The way that Knuth's algorithm works is that it chooses the element of $S$ that has the best 'worst-case scenario' - that is, for a given $s\in S$, it computes (of all of the possible responses) which one would result in the fewest elements being eliminated from $S$; it then ranks the elements of $S$ by the number of elements thus eliminated, and chooses the one that eliminates the most.
An example might make this clearer. Let's choose a 'toy' example: four colors (
4) and three peg slots. Then we start (semi-arbitrarily) with
123 as our guess; let's suppose that the result that comes back is one white peg and one black peg. Now, the (remaining) members of our 'valid choices' set $S$ are
421. We'll go through each of those in turn, imagining what could happen if we made that our next choice.
Suppose we were to choose
112 next. Then the possible responses are: three black pegs (in which case we win, of course), one white and one black peg (
131), one black peg (
413), two black pegs (
142), two white pegs (
421), and one white peg (
324). Of these, the 'worst' response is if we get one black peg, in which we've gone from $\left|S\right|=12$ to $\left|S'\right|=4$, so the 'score' we assign to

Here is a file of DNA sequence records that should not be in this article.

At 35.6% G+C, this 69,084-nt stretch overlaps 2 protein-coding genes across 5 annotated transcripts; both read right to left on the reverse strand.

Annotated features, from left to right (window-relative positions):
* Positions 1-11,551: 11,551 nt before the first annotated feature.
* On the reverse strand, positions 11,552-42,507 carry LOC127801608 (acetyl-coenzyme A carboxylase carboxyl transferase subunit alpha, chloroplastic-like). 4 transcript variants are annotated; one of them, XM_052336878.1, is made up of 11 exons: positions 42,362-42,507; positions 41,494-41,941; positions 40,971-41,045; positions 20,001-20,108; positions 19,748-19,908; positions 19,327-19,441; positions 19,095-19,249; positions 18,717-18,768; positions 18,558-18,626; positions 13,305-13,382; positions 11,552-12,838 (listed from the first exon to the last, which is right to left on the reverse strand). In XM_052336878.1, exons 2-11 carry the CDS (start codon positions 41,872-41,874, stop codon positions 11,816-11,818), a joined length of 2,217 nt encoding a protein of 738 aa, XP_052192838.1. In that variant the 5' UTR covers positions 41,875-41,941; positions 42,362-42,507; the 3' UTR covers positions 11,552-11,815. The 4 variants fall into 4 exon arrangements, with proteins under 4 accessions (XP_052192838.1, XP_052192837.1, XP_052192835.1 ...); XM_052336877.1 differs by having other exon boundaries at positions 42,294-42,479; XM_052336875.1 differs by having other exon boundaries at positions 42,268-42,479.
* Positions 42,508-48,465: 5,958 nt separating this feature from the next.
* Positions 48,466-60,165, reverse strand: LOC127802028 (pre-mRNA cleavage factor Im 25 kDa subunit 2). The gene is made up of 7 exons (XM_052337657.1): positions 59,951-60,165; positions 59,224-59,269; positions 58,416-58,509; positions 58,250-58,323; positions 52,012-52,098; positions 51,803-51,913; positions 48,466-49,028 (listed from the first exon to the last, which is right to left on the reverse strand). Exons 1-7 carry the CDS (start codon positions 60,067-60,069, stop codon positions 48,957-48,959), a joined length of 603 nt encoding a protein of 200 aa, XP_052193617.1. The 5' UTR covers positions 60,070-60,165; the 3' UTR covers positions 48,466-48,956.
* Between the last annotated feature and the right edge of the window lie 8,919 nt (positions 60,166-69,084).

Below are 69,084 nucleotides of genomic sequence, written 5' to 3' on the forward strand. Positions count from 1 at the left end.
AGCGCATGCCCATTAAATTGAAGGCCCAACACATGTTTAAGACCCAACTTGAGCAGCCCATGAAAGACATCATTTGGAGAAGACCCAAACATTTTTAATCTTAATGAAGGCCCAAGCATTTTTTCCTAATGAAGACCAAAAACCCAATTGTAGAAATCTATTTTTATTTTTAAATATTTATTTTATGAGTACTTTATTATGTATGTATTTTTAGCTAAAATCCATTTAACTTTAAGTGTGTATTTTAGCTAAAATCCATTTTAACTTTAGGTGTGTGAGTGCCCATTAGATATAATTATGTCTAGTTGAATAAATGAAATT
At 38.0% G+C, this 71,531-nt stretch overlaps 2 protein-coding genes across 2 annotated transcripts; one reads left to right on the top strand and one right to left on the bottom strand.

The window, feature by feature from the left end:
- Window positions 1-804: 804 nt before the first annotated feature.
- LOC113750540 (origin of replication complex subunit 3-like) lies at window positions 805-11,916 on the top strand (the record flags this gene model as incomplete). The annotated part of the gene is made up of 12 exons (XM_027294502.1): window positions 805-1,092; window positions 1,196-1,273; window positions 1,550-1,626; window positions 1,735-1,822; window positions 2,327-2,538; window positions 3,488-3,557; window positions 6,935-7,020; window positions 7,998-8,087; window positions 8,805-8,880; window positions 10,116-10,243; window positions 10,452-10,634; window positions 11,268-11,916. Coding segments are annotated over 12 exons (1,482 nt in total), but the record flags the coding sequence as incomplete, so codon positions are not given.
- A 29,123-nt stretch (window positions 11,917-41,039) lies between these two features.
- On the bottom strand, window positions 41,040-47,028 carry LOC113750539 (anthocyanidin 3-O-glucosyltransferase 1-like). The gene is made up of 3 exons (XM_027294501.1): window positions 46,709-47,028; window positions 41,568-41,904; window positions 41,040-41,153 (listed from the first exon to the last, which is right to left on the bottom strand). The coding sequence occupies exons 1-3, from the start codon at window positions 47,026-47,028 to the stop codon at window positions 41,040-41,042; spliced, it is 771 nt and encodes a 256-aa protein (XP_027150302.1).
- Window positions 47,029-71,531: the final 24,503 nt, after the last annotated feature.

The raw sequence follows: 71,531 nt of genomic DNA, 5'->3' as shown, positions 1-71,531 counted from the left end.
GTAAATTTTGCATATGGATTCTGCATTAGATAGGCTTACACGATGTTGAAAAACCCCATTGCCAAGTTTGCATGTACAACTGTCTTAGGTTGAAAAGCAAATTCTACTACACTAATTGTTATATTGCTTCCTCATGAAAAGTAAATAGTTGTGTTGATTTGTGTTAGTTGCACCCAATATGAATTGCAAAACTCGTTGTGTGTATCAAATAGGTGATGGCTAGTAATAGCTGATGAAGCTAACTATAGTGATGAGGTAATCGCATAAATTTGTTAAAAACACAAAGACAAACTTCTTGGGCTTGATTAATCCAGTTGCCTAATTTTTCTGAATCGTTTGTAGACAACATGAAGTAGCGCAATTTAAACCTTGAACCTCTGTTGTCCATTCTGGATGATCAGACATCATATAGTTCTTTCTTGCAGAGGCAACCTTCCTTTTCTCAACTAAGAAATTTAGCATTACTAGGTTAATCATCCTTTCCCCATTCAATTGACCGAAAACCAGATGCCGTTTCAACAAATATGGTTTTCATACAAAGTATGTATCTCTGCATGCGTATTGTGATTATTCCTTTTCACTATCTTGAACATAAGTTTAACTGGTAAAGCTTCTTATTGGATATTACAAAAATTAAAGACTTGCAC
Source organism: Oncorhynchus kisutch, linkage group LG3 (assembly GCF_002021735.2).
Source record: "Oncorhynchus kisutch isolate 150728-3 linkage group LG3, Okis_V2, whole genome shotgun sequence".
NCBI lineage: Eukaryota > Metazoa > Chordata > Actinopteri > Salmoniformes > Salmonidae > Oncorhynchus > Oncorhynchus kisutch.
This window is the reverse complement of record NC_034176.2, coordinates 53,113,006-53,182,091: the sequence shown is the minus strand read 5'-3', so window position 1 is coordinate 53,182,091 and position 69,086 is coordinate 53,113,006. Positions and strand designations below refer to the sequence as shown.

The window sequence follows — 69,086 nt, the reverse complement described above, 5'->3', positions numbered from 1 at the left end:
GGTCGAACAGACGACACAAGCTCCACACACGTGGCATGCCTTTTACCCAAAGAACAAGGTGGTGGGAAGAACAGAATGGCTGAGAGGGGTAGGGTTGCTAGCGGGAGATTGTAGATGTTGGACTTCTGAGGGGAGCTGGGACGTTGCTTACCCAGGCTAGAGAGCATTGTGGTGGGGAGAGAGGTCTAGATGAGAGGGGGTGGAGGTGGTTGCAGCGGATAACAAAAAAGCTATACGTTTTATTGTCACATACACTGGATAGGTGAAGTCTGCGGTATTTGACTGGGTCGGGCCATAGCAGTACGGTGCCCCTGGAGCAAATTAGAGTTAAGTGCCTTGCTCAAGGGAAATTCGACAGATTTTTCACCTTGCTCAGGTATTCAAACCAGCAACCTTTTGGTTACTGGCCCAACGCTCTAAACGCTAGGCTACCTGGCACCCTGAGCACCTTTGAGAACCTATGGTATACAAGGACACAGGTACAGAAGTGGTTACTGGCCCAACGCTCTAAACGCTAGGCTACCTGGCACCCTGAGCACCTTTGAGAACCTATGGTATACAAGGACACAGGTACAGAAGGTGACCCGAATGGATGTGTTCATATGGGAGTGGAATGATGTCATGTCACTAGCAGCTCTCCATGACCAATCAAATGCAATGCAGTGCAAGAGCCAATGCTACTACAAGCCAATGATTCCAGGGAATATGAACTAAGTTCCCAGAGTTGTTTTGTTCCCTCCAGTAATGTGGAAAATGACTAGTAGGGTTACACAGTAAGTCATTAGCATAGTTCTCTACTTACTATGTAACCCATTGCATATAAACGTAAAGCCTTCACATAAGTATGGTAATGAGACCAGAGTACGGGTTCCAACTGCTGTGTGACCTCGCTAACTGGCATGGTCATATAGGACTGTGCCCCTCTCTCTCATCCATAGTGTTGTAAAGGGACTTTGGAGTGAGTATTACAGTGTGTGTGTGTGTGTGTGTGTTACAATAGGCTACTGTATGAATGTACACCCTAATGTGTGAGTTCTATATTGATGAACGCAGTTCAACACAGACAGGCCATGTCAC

112 is 8; no matter what response we get, we're guaranteed to eliminate at least 8 choices from our set $S$.
OTOH, suppose that we were to choose
134. Then the possible responses are: three black pegs again, one black peg (
233), two black pegs (
131), one black and one white peg (
421), one white peg (
322), two white pegs (
313), or three white pegs (
413). Here, the worst-case scenario is that we get one black and one white peg, where we go from $\left|S\right|=12$ to $\left|S'\right|=3$, so we assign a score of $9$ to
134 because we're guaranteed to eliminate at least that many choices. Since this is higher than $8$,
134 is a 'better' move (by this algorithm) than
We do the same thing for all the elements of $S$, assigning each one a score, and then at the end choose an element with the highest score. (If two or more elements are tied for the same score, the algorithm doesn't specify which one to pick; there are plenty of heuristics that you could use, though.)
Note that the overall running time to grade all the elements of $S$ is approximately $O(\left|S\right|^2)$ (plus some small additional time to bucket the responses); for each element of $S$ we check all the other elements of $S$ to find out which ones correspond to which replies. This isn't an especially efficient algorithm since the size of the original set $S$ is exponential in the number of slots, but it's not meant to be computationally efficient from the perspective of how long it takes to choose a move; instead, it's trying to minimize the number of guesses.